But it wasn’t just her clothing that made Shrimpton the daring darling of fashion editors. Over the course of four pages, Newsweek5 attempted to dissect “The Shrimp’s” radical mystique:
Socially inclined analysts detect in Jean Shrimpton’s most pervasive expression – her blank, almost vapid insouciance – the analogue to the glazed look on the dance floors of the discotheques. It is the cool look of today’s young, slightly pouting, as uncommunicative as a couple lost in the narcissistic reveries of the Jerk [dance].
In a word, Shrimpton was hip. And an ironic part of that – and the youthquake movement overall – was that this “hipness” encompassed a cynical weariness that seemed contrary to youth.
“I keep claiming I want to live in the country with dogs and horses and have children,” she said in the same Newsweek piece. “But I realize it is an illusion that I could make that my whole life. It is better to be glamorous and have that illusion.”
However, it was eventually glamor that left Shrimpton disillusioned. She retired from modeling by her late 20s, becoming a “virtual recluse,” according to Hunter’s account. "’The trouble is I really hate clothes,’ she told one interviewer. ‘Sometimes you get all dressed up but what for? You wear a big hat and it drives you mad. It keeps hitting your collar or getting in the way and after half an hour I think why did I bother.’”
So, Shrimpton went to get married, have a family and open a hotel in Cornwall – but what became of fashion customs at the Melbourne Cup?
Hughes wrote that “Shrimpton challenged conformism: she now looks rather heroic, like Liberty Leading the People,” and under her influence, hats fell somewhat out of fashion for a while. But today’s young people are “encouraged to see the Melbourne Cup as a festive fashion event that includes hats…not as obligatory but as fun and celebratory.”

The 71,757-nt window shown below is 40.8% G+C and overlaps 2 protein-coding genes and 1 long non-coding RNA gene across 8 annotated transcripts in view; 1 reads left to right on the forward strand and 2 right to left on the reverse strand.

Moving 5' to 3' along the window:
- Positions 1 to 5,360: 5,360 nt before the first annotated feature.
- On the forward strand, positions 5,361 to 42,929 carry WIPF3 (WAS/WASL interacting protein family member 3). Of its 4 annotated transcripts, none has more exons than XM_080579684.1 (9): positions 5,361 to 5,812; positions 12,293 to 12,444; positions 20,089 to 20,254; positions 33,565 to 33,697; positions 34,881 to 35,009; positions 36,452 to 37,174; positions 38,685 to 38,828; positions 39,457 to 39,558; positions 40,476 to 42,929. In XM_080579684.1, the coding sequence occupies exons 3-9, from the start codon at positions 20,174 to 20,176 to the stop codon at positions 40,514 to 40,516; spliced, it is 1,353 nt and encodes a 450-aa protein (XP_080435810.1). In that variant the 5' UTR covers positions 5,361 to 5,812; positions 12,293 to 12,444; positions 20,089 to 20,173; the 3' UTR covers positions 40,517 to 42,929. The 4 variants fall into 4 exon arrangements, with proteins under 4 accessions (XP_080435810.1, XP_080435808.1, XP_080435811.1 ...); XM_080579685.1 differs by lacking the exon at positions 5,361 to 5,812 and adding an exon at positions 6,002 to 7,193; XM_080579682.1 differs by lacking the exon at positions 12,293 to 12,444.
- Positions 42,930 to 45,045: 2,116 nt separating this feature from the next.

In recent years smaller headpieces known as fascinators were the rage among the fashionistas at Flemington, but last year “milliner to the elite” Melissa Jackson (whose hashtag is “brim it”) told Tessa Akerman of The Australian6 that she’s been on a crusade to bring back traditional wider brimmed hats. And it seems her efforts are causing a ripple in women’s racewear – the latest trend is a return to the extravagance of decades past.
Her fellow milliner Marea Bright told the newspaper “I felt like I was in ‘My Fair Lady’” among the spectacularly-dressed attendees at last year’s race. She’d also been pushing for more a vintage ladylike style to make a comeback at the event.
“The message is getting through,” she observed.
As the Glen Innes Examiner put it, when it comes to the Melbourne Cup, “The ritual is always the same - and the ritual is always enjoyable. It's about the horses, of course. And the once-a-year betting. But it's really about the hats.”7
For further research
Catch a glimpse of the 1896 Melbourne Cup race in the video History of Australian Cinema, Part 1, The Pictures That Moved, 1896-1920, available from the Australasian Video Online database. You can also check the race results from that year (and even earlier) in issues of the The Field from British Periodicals.
And learn more about the styles and significance of women’s hats in these titles from Ebook Central:
Amphlett, H. (2003). Hats: A History of Fashion in Headwear.
De Courtais, G. (2006). Women's Hats, Headdresses and Hairstyles: with 453 Illustrations, Medieval to Modern.
Hughes, C. (2017). Hats.
Wilcox, R. T. (2008). The Mode in Hats and Headdress: A Historical Survey with 198 plates.
Courtney Suciu is ProQuest’s lead blog writer. Her loves include libraries, literacy and researching extraordinary stories related to the arts and humanities. She has a Master’s Degree in English literature and a background in teaching, journalism and marketing. Follow her @QuirkySuciu